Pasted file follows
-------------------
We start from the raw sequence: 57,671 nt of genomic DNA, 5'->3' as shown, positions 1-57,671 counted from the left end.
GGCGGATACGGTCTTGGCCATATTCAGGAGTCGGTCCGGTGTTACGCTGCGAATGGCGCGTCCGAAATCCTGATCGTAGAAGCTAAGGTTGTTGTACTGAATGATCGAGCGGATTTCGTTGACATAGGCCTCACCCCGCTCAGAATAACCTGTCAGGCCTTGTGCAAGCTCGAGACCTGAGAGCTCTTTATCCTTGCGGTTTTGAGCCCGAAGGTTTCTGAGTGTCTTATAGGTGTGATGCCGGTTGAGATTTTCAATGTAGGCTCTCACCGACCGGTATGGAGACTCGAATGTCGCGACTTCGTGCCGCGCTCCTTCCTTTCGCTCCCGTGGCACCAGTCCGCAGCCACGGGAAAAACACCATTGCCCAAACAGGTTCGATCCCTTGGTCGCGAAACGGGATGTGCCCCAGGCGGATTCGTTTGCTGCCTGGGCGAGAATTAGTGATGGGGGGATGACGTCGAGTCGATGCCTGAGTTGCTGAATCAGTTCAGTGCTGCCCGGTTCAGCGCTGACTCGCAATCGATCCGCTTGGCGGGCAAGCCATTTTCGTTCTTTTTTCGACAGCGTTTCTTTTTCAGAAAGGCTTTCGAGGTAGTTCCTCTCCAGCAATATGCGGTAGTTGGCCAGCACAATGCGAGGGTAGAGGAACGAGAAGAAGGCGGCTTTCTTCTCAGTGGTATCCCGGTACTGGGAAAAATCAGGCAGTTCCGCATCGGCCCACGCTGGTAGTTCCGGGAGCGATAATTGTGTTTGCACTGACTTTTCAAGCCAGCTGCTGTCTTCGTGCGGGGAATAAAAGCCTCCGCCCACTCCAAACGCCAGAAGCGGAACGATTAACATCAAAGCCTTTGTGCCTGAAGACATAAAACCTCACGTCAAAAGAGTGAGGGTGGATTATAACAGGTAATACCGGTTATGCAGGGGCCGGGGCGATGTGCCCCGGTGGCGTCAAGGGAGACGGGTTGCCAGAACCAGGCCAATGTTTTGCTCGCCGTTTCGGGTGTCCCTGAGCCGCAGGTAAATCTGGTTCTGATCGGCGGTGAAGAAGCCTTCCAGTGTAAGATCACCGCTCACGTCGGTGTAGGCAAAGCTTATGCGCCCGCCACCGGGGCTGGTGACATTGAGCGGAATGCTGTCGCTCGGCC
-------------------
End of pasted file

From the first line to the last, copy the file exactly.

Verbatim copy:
We start from the raw sequence: 57,671 nt of genomic DNA, 5'->3' as shown, positions 1-57,671 counted from the left end.
GGCGGATACGGTCTTGGCCATATTCAGGAGTCGGTCCGGTGTTACGCTGCGAATGGCGCGTCCGAAATCCTGATCGTAGAAGCTAAGGTTGTTGTACTGAATGATCGAGCGGATTTCGTTGACATAGGCCTCACCCCGCTCAGAATAACCTGTCAGGCCTTGTGCAAGCTCGAGACCTGAGAGCTCTTTATCCTTGCGGTTTTGAGCCCGAAGGTTTCTGAGTGTCTTATAGGTGTGATGCCGGTTGAGATTTTCAATGTAGGCTCTCACCGACCGGTATGGAGACTCGAATGTCGCGACTTCGTGCCGCGCTCCTTCCTTTCGCTCCCGTGGCACCAGTCCGCAGCCACGGGAAAAACACCATTGCCCAAACAGGTTCGATCCCTTGGTCGCGAAACGGGATGTGCCCCAGGCGGATTCGTTTGCTGCCTGGGCGAGAATTAGTGATGGGGGGATGACGTCGAGTCGATGCCTGAGTTGCTGAATCAGTTCAGTGCTGCCCGGTTCAGCGCTGACTCGCAATCGATCCGCTTGGCGGGCAAGCCATTTTCGTTCTTTTTTCGACAGCGTTTCTTTTTCAGAAAGGCTTTCGAGGTAGTTCCTCTCCAGCAATATGCGGTAGTTGGCCAGCACAATGCGAGGGTAGAGGAACGAGAAGAAGGCGGCTTTCTTCTCAGTGGTATCCCGGTACTGGGAAAAATCAGGCAGTTCCGCATCGGCCCACGCTGGTAGTTCCGGGAGCGATAATTGTGTTTGCACTGACTTTTCAAGCCAGCTGCTGTCTTCGTGCGGGGAATAAAAGCCTCCGCCCACTCCAAACGCCAGAAGCGGAACGATTAACATCAAAGCCTTTGTGCCTGAAGACATAAAACCTCACGTCAAAAGAGTGAGGGTGGATTATAACAGGTAATACCGGTTATGCAGGGGCCGGGGCGATGTGCCCCGGTGGCGTCAAGGGAGACGGGTTGCCAGAACCAGGCCAATGTTTTGCTCGCCGTTTCGGGTGTCCCTGAGCCGCAGGTAAATCTGGTTCTGATCGGCGGTGAAGAAGCCTTCCAGTGTAAGATCACCGCTCACGTCGGTGTAGGCAAAGCTTATGCGCCCGCCACCGGGGCTGGTGACATTGAGCGGAATGCTGTCGCTCGGCC